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September 2014
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Free Book Chapter From "Teaching English for Academic Purposes"
By Ilka Kostka and Susan Olmstead-Wang

In this chapter, we describe how academic reading and writing are interconnected processes. Smart readers can become smart writers, and if students have a clear sense of their ideas, their writing is likely to be clear as well.

Nonetheless, instructors should remember that individual differences may affect how students learn to read and write academic English. For instance, students within one class may have varying linguistic skills and vocabulary knowledge. They may also have little or extensive experience with academic language either in English or their first language. In addition, students may bring varying cultural expectations and attitudes toward reading and writing, which might be influenced by their families or society. They may also have different motivations for reading and writing and use a wide range of strategies to approach the reading task based on their first language literacy skills (Birch, 2007); as Nergis (2013) has shown, students’ awareness of their own reading strategies may help them better understand the texts they read. All of these factors can play a large role in how students approach reading and writing.

Reflective Break

Think about how you learned to read and write in academic language.

  • Were those two skills taught together or separately?
  • How does your reading and writing in academic settings differ from your reading and writing in other contexts? 

 

Academic Reading

Reading is a complex process that is crucial for students’ success. Knowing about students’ reading experiences early on can help teachers tailor their instruction to students’ needs. For instance, an open-ended survey can provide critical insight into students’ experiences and attitudes toward reading. After completing the survey, students can interview each other and ask questions such as: How much reading (in English) do you do per week? What is the “reading culture” of your country? Of your family? A class discussion can help highlight similarities and differences in students’ experiences and in their prior academic settings.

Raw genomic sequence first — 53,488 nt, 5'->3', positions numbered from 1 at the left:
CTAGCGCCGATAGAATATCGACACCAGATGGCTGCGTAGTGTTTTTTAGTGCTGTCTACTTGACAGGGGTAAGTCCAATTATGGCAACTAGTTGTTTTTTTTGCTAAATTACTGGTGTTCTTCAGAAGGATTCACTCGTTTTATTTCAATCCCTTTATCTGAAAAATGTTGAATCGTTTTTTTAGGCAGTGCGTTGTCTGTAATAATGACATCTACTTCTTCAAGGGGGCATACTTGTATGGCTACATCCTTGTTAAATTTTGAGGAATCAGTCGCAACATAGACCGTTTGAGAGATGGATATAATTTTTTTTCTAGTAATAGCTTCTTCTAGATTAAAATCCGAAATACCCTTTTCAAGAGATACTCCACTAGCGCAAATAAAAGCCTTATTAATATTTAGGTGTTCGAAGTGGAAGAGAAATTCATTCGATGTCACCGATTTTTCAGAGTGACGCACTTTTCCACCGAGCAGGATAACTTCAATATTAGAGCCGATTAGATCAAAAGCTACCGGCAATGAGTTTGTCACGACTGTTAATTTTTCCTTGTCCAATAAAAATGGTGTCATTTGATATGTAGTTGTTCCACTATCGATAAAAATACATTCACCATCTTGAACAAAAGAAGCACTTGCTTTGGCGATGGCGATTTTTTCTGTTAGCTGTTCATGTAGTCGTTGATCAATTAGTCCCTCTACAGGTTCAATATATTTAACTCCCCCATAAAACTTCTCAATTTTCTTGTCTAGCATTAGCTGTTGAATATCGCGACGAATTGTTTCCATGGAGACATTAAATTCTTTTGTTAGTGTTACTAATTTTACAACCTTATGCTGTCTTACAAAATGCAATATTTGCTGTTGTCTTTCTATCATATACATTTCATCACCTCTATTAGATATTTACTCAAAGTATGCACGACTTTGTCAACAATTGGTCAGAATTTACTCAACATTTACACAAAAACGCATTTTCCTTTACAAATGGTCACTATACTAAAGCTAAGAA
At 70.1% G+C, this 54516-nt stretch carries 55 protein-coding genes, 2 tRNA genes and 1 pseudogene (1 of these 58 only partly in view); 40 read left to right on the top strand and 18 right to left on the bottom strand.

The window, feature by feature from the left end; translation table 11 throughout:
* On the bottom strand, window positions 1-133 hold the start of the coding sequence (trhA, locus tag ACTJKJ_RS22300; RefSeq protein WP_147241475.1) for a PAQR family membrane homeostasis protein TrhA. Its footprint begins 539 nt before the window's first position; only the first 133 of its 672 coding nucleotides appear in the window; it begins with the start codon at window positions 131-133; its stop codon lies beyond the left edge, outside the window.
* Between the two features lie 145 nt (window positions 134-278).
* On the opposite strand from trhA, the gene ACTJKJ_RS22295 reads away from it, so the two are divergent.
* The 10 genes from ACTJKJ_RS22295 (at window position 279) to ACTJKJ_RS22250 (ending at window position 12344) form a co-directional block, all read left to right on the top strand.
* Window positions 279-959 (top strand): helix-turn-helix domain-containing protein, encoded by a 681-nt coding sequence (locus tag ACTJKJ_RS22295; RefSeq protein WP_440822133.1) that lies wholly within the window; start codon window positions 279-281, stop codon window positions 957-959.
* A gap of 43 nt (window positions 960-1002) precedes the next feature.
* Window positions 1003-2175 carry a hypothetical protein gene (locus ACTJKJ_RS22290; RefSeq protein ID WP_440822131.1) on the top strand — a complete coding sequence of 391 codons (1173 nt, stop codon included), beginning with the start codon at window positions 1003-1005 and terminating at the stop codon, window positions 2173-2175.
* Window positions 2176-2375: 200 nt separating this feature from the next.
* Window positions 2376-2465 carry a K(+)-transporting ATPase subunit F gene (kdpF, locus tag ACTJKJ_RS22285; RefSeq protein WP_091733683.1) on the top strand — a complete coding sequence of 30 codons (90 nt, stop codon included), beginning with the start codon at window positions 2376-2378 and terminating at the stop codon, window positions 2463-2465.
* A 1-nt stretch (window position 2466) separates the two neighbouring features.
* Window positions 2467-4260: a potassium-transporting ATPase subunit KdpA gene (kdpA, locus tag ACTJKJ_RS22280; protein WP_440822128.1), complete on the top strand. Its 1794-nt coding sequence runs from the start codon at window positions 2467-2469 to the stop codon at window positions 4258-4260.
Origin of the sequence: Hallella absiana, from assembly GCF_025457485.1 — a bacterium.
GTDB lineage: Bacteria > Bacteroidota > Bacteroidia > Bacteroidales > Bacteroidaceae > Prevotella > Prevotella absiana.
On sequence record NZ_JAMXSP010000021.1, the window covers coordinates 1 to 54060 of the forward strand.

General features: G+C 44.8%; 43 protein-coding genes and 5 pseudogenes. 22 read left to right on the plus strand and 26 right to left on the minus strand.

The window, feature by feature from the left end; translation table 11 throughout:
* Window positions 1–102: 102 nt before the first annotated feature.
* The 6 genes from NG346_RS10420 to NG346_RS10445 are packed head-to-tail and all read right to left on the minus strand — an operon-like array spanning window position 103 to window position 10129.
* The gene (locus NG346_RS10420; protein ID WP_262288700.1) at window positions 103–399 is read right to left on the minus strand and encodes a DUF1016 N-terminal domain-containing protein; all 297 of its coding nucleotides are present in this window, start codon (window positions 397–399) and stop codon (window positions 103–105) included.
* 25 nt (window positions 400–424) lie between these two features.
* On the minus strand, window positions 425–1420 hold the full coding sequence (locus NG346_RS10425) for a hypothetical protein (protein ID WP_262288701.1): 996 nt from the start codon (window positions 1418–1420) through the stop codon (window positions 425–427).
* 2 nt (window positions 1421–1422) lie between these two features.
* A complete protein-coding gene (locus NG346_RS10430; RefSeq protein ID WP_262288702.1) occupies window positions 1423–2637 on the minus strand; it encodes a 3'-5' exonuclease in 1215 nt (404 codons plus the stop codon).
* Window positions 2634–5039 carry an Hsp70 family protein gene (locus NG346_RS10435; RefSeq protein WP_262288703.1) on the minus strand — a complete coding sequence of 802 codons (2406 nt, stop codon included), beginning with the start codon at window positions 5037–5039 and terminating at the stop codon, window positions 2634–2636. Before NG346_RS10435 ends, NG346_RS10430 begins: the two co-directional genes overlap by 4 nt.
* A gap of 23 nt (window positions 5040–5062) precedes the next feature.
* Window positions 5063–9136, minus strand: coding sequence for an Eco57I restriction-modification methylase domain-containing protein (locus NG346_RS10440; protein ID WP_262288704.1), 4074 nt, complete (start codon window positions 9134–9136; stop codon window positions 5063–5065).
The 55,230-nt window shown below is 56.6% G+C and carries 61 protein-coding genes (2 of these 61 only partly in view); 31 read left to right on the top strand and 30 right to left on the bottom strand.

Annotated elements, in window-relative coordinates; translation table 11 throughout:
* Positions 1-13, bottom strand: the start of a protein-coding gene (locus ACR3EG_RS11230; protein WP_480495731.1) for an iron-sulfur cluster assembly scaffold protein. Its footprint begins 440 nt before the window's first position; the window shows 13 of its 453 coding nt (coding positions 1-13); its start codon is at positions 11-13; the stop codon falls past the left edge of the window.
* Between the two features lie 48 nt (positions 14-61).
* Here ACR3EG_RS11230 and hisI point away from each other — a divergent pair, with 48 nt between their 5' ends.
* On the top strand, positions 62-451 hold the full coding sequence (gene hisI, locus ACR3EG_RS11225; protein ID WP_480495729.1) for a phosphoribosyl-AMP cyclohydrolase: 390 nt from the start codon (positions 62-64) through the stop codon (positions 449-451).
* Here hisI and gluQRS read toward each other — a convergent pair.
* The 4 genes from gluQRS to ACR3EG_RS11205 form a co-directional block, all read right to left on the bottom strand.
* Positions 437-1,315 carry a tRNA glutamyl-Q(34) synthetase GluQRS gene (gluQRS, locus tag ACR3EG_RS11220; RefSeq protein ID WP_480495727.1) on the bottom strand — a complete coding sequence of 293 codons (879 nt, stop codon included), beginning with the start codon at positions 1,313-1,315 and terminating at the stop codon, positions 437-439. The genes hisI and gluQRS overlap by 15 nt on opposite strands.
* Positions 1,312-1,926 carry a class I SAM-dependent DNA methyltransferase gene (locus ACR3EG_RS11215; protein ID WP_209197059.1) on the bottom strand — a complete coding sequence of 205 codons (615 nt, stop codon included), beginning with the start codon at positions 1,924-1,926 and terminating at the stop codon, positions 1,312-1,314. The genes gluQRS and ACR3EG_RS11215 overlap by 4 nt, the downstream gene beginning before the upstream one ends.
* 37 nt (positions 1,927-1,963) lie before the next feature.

Another important piece of information that teachers will want to gather from students concerns their reading strategies, because academic reading differs from other kinds of reading. Astute readers understand their own reading strategies so they can adjust them when they encounter any difficulties while reading. Helping students become aware of their reading strategies can provide enormous benefits and help them read academic texts successfully in their other courses.

Download the full chapter (PDF)

Order the book online
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TESOL Member Price: US$13.95
Nonmember Price: US$16.95

About this book

Why do students feel that mastering academic English is difficult? Is it really so different from other types of English? The authors present academic English as a particular type of English that is not necessarily better, fancier, or harder; rather, it is simply a different kind of English that is usually learned in scholastic settings after general English has been acquired. This easy-to-follow guide shows how learning academic language can be achieved by developing a set of skills that can be honed with practice, effective instruction, and motivation.

 

 

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Table of Contents
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Enlivening Dialogue Practice With Free App
ELL Transitions in Early Ed
The Syllabus as an ESL Oral Fluency Activity
Quick Tip: Filming for Progress in Presentations
Book Chapter: English for Academic Purposes
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